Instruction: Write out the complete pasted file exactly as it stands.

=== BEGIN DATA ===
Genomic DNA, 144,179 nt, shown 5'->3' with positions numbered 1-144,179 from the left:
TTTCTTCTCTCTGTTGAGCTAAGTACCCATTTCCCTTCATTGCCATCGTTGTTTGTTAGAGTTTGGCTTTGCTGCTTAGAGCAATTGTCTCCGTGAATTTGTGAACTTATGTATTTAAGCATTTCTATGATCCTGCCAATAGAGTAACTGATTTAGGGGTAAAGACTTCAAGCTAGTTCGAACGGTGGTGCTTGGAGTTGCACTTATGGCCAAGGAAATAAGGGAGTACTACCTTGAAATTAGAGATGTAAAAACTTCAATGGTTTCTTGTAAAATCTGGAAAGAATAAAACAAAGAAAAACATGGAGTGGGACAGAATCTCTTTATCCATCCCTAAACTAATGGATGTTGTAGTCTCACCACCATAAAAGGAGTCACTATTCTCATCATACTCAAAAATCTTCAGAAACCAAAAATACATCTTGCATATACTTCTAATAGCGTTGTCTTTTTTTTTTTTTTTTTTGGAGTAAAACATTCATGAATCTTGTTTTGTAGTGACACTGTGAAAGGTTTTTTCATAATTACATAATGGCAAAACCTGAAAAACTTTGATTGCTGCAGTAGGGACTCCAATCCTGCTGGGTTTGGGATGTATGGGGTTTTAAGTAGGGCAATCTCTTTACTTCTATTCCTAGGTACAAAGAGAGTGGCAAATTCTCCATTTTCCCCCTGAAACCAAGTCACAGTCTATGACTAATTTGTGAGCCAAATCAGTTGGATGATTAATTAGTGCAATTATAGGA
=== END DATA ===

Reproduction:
Genomic DNA, 144,179 nt, shown 5'->3' with positions numbered 1-144,179 from the left:
TTTCTTCTCTCTGTTGAGCTAAGTACCCATTTCCCTTCATTGCCATCGTTGTTTGTTAGAGTTTGGCTTTGCTGCTTAGAGCAATTGTCTCCGTGAATTTGTGAACTTATGTATTTAAGCATTTCTATGATCCTGCCAATAGAGTAACTGATTTAGGGGTAAAGACTTCAAGCTAGTTCGAACGGTGGTGCTTGGAGTTGCACTTATGGCCAAGGAAATAAGGGAGTACTACCTTGAAATTAGAGATGTAAAAACTTCAATGGTTTCTTGTAAAATCTGGAAAGAATAAAACAAAGAAAAACATGGAGTGGGACAGAATCTCTTTATCCATCCCTAAACTAATGGATGTTGTAGTCTCACCACCATAAAAGGAGTCACTATTCTCATCATACTCAAAAATCTTCAGAAACCAAAAATACATCTTGCATATACTTCTAATAGCGTTGTCTTTTTTTTTTTTTTTTTTGGAGTAAAACATTCATGAATCTTGTTTTGTAGTGACACTGTGAAAGGTTTTTTCATAATTACATAATGGCAAAACCTGAAAAACTTTGATTGCTGCAGTAGGGACTCCAATCCTGCTGGGTTTGGGATGTATGGGGTTTTAAGTAGGGCAATCTCTTTACTTCTATTCCTAGGTACAAAGAGAGTGGCAAATTCTCCATTTTCCCCCTGAAACCAAGTCACAGTCTATGACTAATTTGTGAGCCAAATCAGTTGGATGATTAATTAGTGCAATTATAGGA